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Live Review: Little May @ The Zoo

© Tom Sue Yek

“We brought this song to Aaron [Dessner] and said it’s kind of shit,” laughed Little May singer Hannah Field, before launching into Chemicals – a sweet and spacious track which ruminates over a past relationship. Last Saturday, Sydney girl group rounded out by Liz Drummond and Annie Hamilton returned to Brisbane to take us on a musical journey. Field described the evening as an “emotionally-charged bushwalk”.

Stepping into The Zoo it was unclear what the evening had in store. Little May describe their sound as ‘Ghost Folk’, music with something a bit dark and unsettling rippling under the surface. For such a unique label it’s only fitting that the evening’s crowd was diverse – think flowers-in-my-hair girls, gym bros, and cool dads (that might actually be dads of the band). Supporting were two young female acts, Azura and E^ST.

© Tom Sue Yek

Little May’s set began with Cicadas, a meditative track that also opens their Aaron Dessner (The National) produced debut album ‘For The Company’. Like most Little May songs, Cicadas is a slow burner. The trio stepped onto a smoke-filled stage backed by drums and keyboard and the crowd was visibly excited. Field brings her clean and delicate vocals to the song, which gradually sets fire with swooping strings and electric guitar.

Field thanked the small but buzzed crowd for being so attentive before gently-picked guitars drifted us into Seven Hours, the next song on our musical bushwalk. Field did a jerky dance while singing in her meandering drawl, “I need you to give me back my lungs so my body can forgive me”. The crowd was transfixed swaying to the soulful three part harmonies of the mulling and progressively throbbing song.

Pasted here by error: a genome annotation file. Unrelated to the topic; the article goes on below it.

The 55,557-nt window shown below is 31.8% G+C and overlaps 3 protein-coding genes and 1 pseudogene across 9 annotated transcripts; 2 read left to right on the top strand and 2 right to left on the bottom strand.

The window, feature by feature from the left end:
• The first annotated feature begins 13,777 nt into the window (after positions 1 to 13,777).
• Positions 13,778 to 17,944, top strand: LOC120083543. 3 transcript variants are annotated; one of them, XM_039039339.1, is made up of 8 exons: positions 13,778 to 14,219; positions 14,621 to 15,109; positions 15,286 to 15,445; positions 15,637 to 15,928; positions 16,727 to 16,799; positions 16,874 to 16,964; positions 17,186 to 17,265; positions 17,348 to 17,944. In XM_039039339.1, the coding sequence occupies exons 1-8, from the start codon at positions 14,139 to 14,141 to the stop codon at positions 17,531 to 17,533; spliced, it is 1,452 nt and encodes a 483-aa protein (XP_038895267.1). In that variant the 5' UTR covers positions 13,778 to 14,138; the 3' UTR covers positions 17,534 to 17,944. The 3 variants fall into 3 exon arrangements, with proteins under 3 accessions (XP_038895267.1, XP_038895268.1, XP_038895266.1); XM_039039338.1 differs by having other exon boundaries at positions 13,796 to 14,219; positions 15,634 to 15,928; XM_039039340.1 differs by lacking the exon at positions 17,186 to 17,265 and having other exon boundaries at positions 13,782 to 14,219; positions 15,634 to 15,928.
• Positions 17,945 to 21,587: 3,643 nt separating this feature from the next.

Little May played ‘For The Company’ almost in its entirety (save for a dreamy spin on Icehouse’s Great Southern Land). Dessner’s influence on the band’s sound is clear. The songs are a lot more atmospheric, expansive, and layered. Little May also managed to capture the underlying moodiness that The National does so well. And despite the sombreness of the evening the crowd remained keyed up.

© Tom Sue Yek

Hide signified the start of our trek up what Drummond calls “Angsty Acoustic Mountain”. Again the trio started the eerie song off softly before ripping into a louder percussion-filled chorus. The stirring song about a cheating boyfriend was a fan favourite and even the gym bros in the audience sung along to all the words.

We managed to conquer the mountain when Little May returned for an encore with Boardwalks. Field congratulated the crowd for making it up saying we had emerged into “a field of baby goats”. Although some of the crowd had already left, the remainder had a solid boogie to Little May’s floaty first single.

Little May’s bushwalk was filled with consistently sweet songs with shimmery vocals, harmony-laden melodies, and swirling guitars. It made for a pleasant evening but after awhile the band’s predictable quiet-loud-quiet sound left us feeling a bit sore in the ears.

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Photos by Tom Sue Yek